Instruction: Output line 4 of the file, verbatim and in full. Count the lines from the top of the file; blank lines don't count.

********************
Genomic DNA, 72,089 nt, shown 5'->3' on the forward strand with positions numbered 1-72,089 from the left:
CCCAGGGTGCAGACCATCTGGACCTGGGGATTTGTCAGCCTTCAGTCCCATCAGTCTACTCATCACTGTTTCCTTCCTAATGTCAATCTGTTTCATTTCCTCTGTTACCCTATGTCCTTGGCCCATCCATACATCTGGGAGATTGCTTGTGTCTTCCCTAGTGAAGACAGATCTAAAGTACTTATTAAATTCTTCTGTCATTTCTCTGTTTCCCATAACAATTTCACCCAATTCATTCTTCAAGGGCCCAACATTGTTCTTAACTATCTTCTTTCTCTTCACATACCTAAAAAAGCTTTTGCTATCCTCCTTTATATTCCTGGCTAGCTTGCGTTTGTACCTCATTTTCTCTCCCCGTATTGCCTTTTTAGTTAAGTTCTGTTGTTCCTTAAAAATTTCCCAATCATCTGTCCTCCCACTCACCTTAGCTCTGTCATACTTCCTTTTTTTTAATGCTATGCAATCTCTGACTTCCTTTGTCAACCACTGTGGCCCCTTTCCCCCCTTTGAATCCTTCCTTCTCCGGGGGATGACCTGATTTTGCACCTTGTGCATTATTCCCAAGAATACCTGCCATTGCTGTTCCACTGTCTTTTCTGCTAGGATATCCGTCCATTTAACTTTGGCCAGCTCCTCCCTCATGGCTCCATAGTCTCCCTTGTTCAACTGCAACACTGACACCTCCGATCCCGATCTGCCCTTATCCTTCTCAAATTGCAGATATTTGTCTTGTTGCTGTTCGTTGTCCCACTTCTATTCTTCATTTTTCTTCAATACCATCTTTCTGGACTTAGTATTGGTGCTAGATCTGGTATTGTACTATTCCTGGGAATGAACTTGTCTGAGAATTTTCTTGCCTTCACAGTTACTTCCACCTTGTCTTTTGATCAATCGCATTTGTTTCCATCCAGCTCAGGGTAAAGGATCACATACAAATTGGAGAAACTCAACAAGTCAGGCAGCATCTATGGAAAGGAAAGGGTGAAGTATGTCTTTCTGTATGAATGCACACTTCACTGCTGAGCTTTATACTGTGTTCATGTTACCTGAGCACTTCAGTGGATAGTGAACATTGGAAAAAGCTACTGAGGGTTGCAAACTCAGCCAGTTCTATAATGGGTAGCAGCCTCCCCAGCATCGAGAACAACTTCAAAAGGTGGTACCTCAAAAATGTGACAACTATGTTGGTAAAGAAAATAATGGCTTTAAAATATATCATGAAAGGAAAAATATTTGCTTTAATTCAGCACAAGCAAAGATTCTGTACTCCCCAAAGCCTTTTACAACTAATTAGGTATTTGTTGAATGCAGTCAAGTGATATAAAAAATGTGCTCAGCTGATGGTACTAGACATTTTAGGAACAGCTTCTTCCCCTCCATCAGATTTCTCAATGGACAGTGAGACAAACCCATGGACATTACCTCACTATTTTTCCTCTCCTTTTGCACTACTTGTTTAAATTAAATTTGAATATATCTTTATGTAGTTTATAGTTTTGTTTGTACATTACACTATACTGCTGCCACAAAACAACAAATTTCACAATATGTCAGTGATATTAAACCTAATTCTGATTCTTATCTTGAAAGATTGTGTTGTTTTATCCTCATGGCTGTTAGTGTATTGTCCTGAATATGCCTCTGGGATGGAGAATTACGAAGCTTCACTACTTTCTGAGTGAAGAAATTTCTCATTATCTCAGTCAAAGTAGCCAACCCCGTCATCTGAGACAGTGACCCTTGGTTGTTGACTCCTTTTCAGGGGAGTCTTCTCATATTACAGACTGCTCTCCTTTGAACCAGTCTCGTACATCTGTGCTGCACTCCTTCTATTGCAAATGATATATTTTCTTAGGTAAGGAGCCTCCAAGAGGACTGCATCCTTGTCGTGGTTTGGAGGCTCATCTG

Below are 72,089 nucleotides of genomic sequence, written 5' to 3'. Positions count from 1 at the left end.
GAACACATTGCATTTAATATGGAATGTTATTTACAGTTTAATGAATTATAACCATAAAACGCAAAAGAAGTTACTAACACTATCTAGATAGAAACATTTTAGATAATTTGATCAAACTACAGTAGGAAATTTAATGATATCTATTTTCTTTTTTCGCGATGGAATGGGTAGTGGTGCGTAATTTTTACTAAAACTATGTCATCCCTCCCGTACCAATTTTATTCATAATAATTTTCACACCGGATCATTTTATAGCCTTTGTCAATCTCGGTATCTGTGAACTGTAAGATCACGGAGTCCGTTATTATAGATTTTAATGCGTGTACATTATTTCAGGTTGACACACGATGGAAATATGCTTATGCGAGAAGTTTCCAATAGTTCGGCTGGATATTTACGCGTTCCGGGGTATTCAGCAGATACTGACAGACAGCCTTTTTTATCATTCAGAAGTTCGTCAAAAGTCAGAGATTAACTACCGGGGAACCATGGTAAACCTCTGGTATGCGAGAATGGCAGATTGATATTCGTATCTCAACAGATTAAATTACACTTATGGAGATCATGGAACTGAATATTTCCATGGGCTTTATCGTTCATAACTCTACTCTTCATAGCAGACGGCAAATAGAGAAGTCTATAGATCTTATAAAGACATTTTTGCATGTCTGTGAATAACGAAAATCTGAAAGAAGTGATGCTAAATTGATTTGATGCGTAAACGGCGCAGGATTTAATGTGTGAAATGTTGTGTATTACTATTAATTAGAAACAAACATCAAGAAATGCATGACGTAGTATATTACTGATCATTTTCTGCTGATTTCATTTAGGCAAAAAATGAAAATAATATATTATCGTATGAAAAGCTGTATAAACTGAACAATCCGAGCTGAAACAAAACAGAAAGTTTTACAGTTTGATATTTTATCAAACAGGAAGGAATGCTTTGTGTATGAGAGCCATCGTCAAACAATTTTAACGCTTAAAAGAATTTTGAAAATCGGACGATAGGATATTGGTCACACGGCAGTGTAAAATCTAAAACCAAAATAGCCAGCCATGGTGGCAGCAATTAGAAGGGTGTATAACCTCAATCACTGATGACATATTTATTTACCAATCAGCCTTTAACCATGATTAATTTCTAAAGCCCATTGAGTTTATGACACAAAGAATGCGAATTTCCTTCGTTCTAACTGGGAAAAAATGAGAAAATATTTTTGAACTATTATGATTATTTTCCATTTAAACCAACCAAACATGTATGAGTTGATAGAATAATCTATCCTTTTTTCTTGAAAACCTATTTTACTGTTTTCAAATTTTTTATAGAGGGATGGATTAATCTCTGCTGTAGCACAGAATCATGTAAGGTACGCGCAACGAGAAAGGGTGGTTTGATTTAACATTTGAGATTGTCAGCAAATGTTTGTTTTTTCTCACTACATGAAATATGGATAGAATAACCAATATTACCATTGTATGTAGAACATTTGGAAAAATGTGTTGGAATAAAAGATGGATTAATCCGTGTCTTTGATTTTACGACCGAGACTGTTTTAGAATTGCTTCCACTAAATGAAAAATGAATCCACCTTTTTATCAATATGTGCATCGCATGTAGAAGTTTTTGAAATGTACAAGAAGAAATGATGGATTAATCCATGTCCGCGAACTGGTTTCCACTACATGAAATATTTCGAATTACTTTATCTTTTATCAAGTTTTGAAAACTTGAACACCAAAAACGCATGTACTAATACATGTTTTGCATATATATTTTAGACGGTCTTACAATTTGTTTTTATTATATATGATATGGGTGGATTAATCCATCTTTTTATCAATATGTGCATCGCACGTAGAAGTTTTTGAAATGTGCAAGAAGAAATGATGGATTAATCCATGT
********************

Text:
GAACACATTGCATTTAATATGGAATGTTATTTACAGTTTAATGAATTATAACCATAAAACGCAAAAGAAGTTACTAACACTATCTAGATAGAAACATTTTAGATAATTTGATCAAACTACAGTAGGAAATTTAATGATATCTATTTTCTTTTTTCGCGATGGAATGGGTAGTGGTGCGTAATTTTTACTAAAACTATGTCATCCCTCCCGTACCAATTTTATTCATAATAATTTTCACACCGGATCATTTTATAGCCTTTGTCAATCTCGGTATCTGTGAACTGTAAGATCACGGAGTCCGTTATTATAGATTTTAATGCGTGTACATTATTTCAGGTTGACACACGATGGAAATATGCTTATGCGAGAAGTTTCCAATAGTTCGGCTGGATATTTACGCGTTCCGGGGTATTCAGCAGATACTGACAGACAGCCTTTTTTATCATTCAGAAGTTCGTCAAAAGTCAGAGATTAACTACCGGGGAACCATGGTAAACCTCTGGTATGCGAGAATGGCAGATTGATATTCGTATCTCAACAGATTAAATTACACTTATGGAGATCATGGAACTGAATATTTCCATGGGCTTTATCGTTCATAACTCTACTCTTCATAGCAGACGGCAAATAGAGAAGTCTATAGATCTTATAAAGACATTTTTGCATGTCTGTGAATAACGAAAATCTGAAAGAAGTGATGCTAAATTGATTTGATGCGTAAACGGCGCAGGATTTAATGTGTGAAATGTTGTGTATTACTATTAATTAGAAACAAACATCAAGAAATGCATGACGTAGTATATTACTGATCATTTTCTGCTGATTTCATTTAGGCAAAAAATGAAAATAATATATTATCGTATGAAAAGCTGTATAAACTGAACAATCCGAGCTGAAACAAAACAGAAAGTTTTACAGTTTGATATTTTATCAAACAGGAAGGAATGCTTTGTGTATGAGAGCCATCGTCAAACAATTTTAACGCTTAAAAGAATTTTGAAAATCGGACGATAGGATATTGGTCACACGGCAGTGTAAAATCTAAAACCAAAATAGCCAGCCATGGTGGCAGCAATTAGAAGGGTGTATAACCTCAATCACTGATGACATATTTATTTACCAATCAGCCTTTAACCATGATTAATTTCTAAAGCCCATTGAGTTTATGACACAAAGAATGCGAATTTCCTTCGTTCTAACTGGGAAAAAATGAGAAAATATTTTTGAACTATTATGATTATTTTCCATTTAAACCAACCAAACATGTATGAGTTGATAGAATAATCTATCCTTTTTTCTTGAAAACCTATTTTACTGTTTTCAAATTTTTTATAGAGGGATGGATTAATCTCTGCTGTAGCACAGAATCATGTAAGGTACGCGCAACGAGAAAGGGTGGTTTGATTTAACATTTGAGATTGTCAGCAAATGTTTGTTTTTTCTCACTACATGAAATATGGATAGAATAACCAATATTACCATTGTATGTAGAACATTTGGAAAAATGTGTTGGAATAAAAGATGGATTAATCCGTGTCTTTGATTTTACGACCGAGACTGTTTTAGAATTGCTTCCACTAAATGAAAAATGAATCCACCTTTTTATCAATATGTGCATCGCATGTAGAAGTTTTTGAAATGTACAAGAAGAAATGATGGATTAATCCATGTCCGCGAACTGGTTTCCACTACATGAAATATTTCGAATTACTTTATCTTTTATCAAGTTTTGAAAACTTGAACACCAAAAACGCATGTACTAATACATGTTTTGCATATATATTTTAGACGGTCTTACAATTTGTTTTTATTATATATGATATGGGTGGATTAATCCATCTTTTTATCAATATGTGCATCGCACGTAGAAGTTTTTGAAATGTGCAAGAAGAAATGATGGATTAATCCATGT